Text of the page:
Relatives say that deportation will be a “death sentence” due to the ongoing war and sectarian strife that has enveloped Iraq since the US invasion of 2003. While ICE claims they are only deporting dangerous criminals, relatives say some of the arrestees were convicted for crimes as minor as marijuana possession and that many of the convictions are decades old.

The decision by the Trump administration to deport refugees to Iraq explodes the claims that the US wars in Iraq and Syria are “humanitarian” interventions aimed at protecting the population. In violation of international law, the US government is sending the arrestees into an active warzone in a region that it continues to bomb. Iraq has been laid to waste by 25 years of permanent US-led war. The death toll is in the millions.

As the ICE raids were taking place Sunday, the Department of Defense issued a press release announcing that the US military launched seven air strikes in Iraq, hitting Bayji, Kisik, Mosul, and Tal Afar in recent days.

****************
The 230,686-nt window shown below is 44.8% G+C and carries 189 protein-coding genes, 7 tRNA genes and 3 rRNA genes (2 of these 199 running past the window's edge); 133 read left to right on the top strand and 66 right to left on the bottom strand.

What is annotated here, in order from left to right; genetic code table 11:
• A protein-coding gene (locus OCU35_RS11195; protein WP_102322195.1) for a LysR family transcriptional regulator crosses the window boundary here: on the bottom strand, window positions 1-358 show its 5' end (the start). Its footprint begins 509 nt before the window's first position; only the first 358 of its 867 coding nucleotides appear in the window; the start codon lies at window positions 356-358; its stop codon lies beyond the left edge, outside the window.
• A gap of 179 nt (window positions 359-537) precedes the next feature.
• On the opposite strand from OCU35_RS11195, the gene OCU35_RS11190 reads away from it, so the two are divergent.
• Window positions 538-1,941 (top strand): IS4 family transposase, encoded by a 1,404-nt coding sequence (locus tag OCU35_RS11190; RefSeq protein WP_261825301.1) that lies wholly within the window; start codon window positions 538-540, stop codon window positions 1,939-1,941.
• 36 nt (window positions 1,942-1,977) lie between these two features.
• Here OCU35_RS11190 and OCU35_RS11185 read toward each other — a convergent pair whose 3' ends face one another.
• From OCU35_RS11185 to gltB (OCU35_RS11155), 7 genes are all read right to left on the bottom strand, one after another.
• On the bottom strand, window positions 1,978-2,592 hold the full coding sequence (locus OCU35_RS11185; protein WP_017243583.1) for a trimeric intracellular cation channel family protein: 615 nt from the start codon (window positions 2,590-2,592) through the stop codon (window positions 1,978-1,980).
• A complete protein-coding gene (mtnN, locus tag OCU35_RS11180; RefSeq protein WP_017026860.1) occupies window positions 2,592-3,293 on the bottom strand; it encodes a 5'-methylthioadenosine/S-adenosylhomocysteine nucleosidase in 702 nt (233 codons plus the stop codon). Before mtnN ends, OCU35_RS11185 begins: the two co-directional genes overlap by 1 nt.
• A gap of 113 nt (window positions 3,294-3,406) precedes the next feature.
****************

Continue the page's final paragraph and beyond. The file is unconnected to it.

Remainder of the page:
Family members were informed that their relatives could be sent to the Iraqi city of Erbil, located less than two hours by car from Mosul, a city under active siege where the US has killed thousands of civilians and where the US-backed invasion force has been accused of using the chemical white phosphorous against the population.

Mosul, which has been largely demolished by the US siege, is the seat of a leading Chaldean Catholic Church diocese and the home of ethnic Chaldeans, an Assyrian population whose roots in Iraq date back over 5,500 years.